Monday, 27 June, 2022
HomeOpinionBJP is no 'alternative pole in Tamil Nadu politics'. Its local election...

BJP is no ‘alternative pole in Tamil Nadu politics’. Its local election results show why

Although the BJP has been heralded for its performance in Tamil Nadu's latest local body elections, the truth is far from it. DMK and AIADMK are way ahead.

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For the last two decades or so, the clarion call of the Bharatiya Janata Party in Tamil Nadu has been: “Tamarai Malarum”, meaning the ‘Lotus will blossom’. Now, soon after the local body elections in the state, there has been a high-pitched cacophony that lotus has blossomed in Tamil Nadu in a big way. This has been touted ad nauseam by the police officer-turned-party president, K. Annamalai. The gravamen of his claim is that the BJP has emerged as the third largest political party in the state because it won 5.4 per cent vote share, pushing the Congress, which secured 3.31 per cent, to fourth place. The Congress countered by saying that while the BJP contested in 5,594 seats, the Congress did so in only 1,370 seats.

This sally reminds me of a humorous episode from my college days at my hometown Nagercoil in Tamil Nadu. As I was walking back home one evening, I came across two young boys fighting each other, clothes torn and faces bruised. After separating them, I learnt that the dispute was over who was more intelligent. Their mark sheet indicated that one had scored higher in Mathematics while the other had done so in Physics. Impressed, I said both of them were equally intelligent. What were their marks? Out of 100, the first boy got 5 in Maths and 3 in Physics; the other one, the exact opposite.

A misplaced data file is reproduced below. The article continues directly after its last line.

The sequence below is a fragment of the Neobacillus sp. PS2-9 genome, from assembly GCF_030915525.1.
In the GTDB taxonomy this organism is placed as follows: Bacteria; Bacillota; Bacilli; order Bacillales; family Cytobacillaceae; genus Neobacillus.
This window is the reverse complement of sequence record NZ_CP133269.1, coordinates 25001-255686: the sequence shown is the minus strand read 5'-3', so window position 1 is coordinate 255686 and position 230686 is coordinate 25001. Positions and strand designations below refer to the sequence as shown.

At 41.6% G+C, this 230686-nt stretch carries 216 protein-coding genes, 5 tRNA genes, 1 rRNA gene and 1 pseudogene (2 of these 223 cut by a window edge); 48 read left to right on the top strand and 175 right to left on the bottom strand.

The Hindu newspaper’s analysis of the elections in 20 municipal corporations (except Greater Chennai) shows that the BJP contested in 935 seats, won 21 (strike rate 2.3%) and lost deposit in 822 seats (88%). In the three large municipal corporations — Greater Chennai, Coimbatore, and Madurai — the BJP was washed out. In Coimbatore, it contested 98 out of 100 wards and drew a blank, despite the local MLA being from the party. In Madurai, the party contested 99 out of 100 wards and won in just one. In Greater Chennai also, the party contested in all 200 wards and won just one seat, that too on a pure caste basis in the Brahmin-dominated ward of West Mambalam, as admitted by the counsellor herself. The BJP didn’t get a single vote in a ward in the Jolarpet Municipality of Tirupattur district.